Next time you are hanging out, happen to have spare airway tubes and IV sets sitting around, and want to impress your medical geek friends with some SOF Medical Magic, throw together a Macguyver Cric. It’s a great conversation starter if not a great airway…..
The following story highlights a bit of SOF medical gadgetry that may or may not be real. Lots of folks have heard of this bit of medical coolness, few have actually used it.
The usual disclaimers apply – this is not medical advice. As configured, the equipment demonstrated in this article isn’t approved by any medical authority, is not FDA approved, and has not been studied in any controlled manner. Suffice to say, this is off-the-record, no shit hasty and temporary.
This is graphic……and, oh by the way, this never happened.
A long time ago, in a galaxy far far away……I was part of a medical team that treated an adult male after he attempted to kill himself with his personal weapon. He did the typical hollywood drama shot, with the pistol pointing vertically while he held it under his chin. He fired one round that shredded his jawbone and lower face. Sadly, he missed his brain entirely and survived. (Its tragic that he tried to kill himself in the first place, it just got worse when he missed…)
Without any bony structure, his lower face and blood kept falling back into his throat, choking him. He was terrified, in severe pain, and desperate to die. Worse yet, every time we tried to lay him down to put in a breathing tube, he’d choke more and start swinging and kicking us. We couldn’t get close to the guy’s neck to perform a surgical airway without getting kicked and punched. Not knowing where the bullet had traveled, we decided that a blind insertion of any kind of tube through his face could possibly penetrate his brain. Fortunately, the patient could sit up, lean forward, and hold the shreds of his face out of the way to get a short breath on his own. (Its amazing how a person will protect their own airway if allowed).
This guy was in a bad way and we were in a bind. There are only a couple airway maneuvers you can use when you can’t lay a person flat. They require a very cooperative patient, an anatomically intact airway, and no risk of riding a bullet tract into the brain. We had to “cric” the guy but we couldn’t get close to his neck and no one wanted to be punched while holding a scalpel.
The challenge – perform a cricothyroidotomy while the patient is sitting up and swinging his fists at you.
Normally, to perform a cricothyroidotomy you make an incision in the skin of the neck and put a tube into the trachea through a little membrane that stretches between the cricoid cartilage and the big thyroid (voice box) cartilages. I usually do this on severely sick or injured people with massive facial trauma or airway swelling when standard airway techniques fail. These folks are almost always lying down and unconscious. It wasn’t gonna be easy or safe to use a scalpel to make a small incision and insert tiny instruments into the neck of an arm swinging, blood slinging, desperate and dying man.
THIS PART IS OFF THE RECORD. IT NEVER HAPPENED AND WILL BE DENIED BY ALL WHO WERE PRESENT
We wanted to be able to shield the patient from the sharp end of the airway device while we got up nice and close to his neck without getting hit. We needed something other than a scalpel or long needle to punch a hole in his neck, get air moving into his lungs and give us the time we to sedate him and place a proper airway.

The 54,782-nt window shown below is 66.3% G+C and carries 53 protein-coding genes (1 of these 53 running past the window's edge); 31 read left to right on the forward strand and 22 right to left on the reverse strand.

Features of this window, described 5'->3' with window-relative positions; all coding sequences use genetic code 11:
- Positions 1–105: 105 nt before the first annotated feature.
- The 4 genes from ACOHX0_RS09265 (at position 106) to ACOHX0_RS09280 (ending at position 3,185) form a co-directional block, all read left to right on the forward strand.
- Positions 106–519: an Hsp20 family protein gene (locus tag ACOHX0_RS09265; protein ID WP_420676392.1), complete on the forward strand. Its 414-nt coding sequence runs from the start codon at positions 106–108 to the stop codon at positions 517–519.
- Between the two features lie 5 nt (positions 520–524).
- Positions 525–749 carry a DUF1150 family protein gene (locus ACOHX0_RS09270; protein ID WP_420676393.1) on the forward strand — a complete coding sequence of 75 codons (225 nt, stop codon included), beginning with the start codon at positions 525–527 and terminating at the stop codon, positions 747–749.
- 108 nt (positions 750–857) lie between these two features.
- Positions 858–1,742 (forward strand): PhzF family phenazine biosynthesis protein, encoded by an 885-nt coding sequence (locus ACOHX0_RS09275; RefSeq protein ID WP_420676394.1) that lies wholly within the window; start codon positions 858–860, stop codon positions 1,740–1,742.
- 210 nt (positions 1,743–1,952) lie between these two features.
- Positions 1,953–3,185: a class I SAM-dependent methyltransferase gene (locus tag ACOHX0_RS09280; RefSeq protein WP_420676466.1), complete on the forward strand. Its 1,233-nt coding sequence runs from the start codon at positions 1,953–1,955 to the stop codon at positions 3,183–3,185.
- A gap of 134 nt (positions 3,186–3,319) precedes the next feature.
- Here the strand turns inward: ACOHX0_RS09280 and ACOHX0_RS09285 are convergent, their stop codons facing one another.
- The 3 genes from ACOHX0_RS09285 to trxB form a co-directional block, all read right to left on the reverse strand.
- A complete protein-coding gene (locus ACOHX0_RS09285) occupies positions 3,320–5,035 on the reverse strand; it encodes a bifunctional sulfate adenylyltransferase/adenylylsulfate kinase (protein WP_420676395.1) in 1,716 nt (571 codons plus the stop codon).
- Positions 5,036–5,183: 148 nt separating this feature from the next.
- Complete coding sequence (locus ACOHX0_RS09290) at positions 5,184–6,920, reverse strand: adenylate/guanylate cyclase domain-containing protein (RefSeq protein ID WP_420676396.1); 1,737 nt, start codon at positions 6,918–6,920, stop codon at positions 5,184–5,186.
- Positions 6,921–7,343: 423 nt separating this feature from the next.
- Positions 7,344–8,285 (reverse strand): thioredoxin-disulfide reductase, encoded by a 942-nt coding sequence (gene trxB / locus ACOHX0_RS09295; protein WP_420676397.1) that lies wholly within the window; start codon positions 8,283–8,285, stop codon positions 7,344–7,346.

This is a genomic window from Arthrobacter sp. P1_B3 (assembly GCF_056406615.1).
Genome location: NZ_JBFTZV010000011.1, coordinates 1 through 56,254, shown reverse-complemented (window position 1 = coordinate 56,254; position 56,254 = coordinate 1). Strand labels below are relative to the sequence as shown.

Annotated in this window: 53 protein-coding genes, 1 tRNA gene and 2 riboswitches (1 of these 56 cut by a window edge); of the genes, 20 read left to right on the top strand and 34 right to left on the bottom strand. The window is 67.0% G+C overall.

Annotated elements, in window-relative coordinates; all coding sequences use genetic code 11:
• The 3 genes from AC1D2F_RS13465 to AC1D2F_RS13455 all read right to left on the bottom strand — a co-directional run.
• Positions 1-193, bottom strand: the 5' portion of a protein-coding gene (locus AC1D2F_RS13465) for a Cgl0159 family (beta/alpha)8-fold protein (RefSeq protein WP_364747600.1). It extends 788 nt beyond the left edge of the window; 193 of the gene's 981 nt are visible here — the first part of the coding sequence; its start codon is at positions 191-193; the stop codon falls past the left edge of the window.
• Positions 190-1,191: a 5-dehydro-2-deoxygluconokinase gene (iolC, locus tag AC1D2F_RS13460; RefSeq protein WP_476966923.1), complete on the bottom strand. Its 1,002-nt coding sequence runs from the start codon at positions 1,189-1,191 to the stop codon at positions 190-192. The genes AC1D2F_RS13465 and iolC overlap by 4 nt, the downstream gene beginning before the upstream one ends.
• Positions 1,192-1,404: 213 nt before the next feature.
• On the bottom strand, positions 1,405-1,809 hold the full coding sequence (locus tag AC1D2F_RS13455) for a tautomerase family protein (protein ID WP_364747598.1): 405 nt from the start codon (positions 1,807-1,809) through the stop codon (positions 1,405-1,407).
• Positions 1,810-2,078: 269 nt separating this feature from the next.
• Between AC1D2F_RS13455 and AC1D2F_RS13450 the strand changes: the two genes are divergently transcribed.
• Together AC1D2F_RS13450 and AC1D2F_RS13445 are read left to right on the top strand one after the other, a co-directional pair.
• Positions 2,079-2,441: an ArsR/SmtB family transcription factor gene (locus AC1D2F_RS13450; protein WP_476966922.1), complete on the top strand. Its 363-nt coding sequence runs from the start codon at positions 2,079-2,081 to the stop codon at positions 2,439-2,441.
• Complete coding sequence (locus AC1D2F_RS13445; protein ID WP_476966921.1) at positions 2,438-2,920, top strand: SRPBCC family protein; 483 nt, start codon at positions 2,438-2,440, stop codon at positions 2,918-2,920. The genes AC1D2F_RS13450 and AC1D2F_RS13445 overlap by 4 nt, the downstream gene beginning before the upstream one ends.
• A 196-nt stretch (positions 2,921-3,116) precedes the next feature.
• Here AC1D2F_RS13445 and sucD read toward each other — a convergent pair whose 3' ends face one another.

Enter the “Macguyver Cric”…….
This is not an approved airway by any measure but it does provide one alternative for when you don’t want to wrestle a guy while holding a scalpel and you need the control of a short poker with the airflow capacity of a standard airway device.
To make the “macguyver cric” we used a standard 7.0 endotracheal tube and a macro-drip IV tubing set. (10 gtt/ml). We assembled our equipment including the bag valve mask and standard surgical cric kit. We then explained our plan to the patient who agreed to hold as still as possible. We involved him in the plan and that helped to calm him down. We had two strong guys hold his hands and keep his legs on the table. Once things were set I got right up to his neck with my fist and quickly inserted the pointy end of the IV set into his neck. The effect was dramatic. His breathing became more controlled and he calmed down. Once he had a functioning (temporary) airway, we could safely sedate him and control his pain. Once he was asleep, we changed the Macguyver cric to a standard cric by using a wire-guided technique similar to other tube changing maneuvers. Once the approved airway was secure we initiated his evac and sat down to write our notes…..together….in a coordinated kinda way…..ya dig?
- Step 1 Cut the 7.0 Endotracheal tube at a right angle to its long axis at the 20 cm mark. Keep the short end with the adapter, get rid of the end with the balloon on it. You don’t need it.
- Step 2. Cut the IV Extension set drip chamber at a right angle halfway between the puncture set and the IV tubing. Keep the pointy end, get rid of the IV tubing.
- Step 3. Jam the cut end of the endotracheal tube into the sleeve created by the cut end of the drip chamber. The internal diameter of the 7.0 airway tube makes a tight fit over the external diameter of the internal drip cap.
- Step 4. Place the “needle end” hasty cric into the same place YOU were TRAINED to place a cricothyroidotomy. (the small soft space under the adam’s apple, above the cricoid cartilage and below the thyroid cartilage)
Caution: When you perform a cricothyroidotomy of any type, you are pushing a sharp object into the neck of another human being. The risk of puncturing big arteries, big veins, the back wall of the trachea, the esophagus, the soft tissue spaces around the neck and other disasters is quite likely. Don’t do this unless….